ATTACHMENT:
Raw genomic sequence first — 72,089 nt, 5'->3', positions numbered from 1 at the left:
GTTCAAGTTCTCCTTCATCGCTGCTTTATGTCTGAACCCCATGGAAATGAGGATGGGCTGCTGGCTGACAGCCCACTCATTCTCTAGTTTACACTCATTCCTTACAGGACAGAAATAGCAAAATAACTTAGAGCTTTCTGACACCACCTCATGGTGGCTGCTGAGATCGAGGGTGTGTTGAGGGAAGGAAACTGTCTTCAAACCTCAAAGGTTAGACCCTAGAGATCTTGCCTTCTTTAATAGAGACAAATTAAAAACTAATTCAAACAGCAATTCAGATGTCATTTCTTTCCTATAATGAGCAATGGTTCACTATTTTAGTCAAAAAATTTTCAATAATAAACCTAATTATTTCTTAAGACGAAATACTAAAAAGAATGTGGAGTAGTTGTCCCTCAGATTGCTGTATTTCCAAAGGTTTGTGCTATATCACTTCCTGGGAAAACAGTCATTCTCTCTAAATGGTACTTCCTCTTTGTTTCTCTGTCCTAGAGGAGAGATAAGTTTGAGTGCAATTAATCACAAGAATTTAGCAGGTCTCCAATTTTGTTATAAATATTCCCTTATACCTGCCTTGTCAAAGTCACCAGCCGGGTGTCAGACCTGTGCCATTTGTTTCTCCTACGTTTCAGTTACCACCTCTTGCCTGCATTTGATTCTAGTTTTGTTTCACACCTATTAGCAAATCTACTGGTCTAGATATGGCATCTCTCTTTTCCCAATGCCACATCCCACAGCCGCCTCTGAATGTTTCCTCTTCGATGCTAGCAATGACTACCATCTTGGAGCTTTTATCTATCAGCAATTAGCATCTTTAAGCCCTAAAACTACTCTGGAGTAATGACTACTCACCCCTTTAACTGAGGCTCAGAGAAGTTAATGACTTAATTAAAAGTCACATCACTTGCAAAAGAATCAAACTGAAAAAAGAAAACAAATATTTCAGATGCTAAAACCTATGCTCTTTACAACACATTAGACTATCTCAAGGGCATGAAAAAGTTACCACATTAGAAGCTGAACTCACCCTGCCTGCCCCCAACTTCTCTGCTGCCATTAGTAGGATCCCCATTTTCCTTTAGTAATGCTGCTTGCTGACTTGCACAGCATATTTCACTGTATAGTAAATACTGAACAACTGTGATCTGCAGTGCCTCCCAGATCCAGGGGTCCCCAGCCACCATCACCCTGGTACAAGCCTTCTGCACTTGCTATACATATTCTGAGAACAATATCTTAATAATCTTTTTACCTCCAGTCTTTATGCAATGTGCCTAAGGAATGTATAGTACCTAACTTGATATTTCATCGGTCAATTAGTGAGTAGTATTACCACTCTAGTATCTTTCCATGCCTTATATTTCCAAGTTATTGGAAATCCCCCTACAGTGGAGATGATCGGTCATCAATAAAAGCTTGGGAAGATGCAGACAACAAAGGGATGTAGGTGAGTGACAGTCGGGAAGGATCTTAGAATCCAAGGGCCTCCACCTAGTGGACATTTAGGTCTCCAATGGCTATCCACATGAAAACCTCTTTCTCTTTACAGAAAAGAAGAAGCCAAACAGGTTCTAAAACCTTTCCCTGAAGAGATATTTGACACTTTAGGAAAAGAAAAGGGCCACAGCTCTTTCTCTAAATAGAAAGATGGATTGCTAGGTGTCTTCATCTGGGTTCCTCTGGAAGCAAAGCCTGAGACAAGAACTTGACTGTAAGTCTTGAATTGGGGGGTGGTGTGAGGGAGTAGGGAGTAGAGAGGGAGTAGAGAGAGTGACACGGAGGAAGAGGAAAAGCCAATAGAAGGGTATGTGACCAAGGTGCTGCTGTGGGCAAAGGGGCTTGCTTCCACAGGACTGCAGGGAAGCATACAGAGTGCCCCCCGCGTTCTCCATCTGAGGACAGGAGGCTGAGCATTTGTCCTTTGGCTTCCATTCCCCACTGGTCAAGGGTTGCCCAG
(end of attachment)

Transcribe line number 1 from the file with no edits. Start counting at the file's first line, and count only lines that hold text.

Raw genomic sequence first — 72,089 nt, 5'->3', positions numbered from 1 at the left: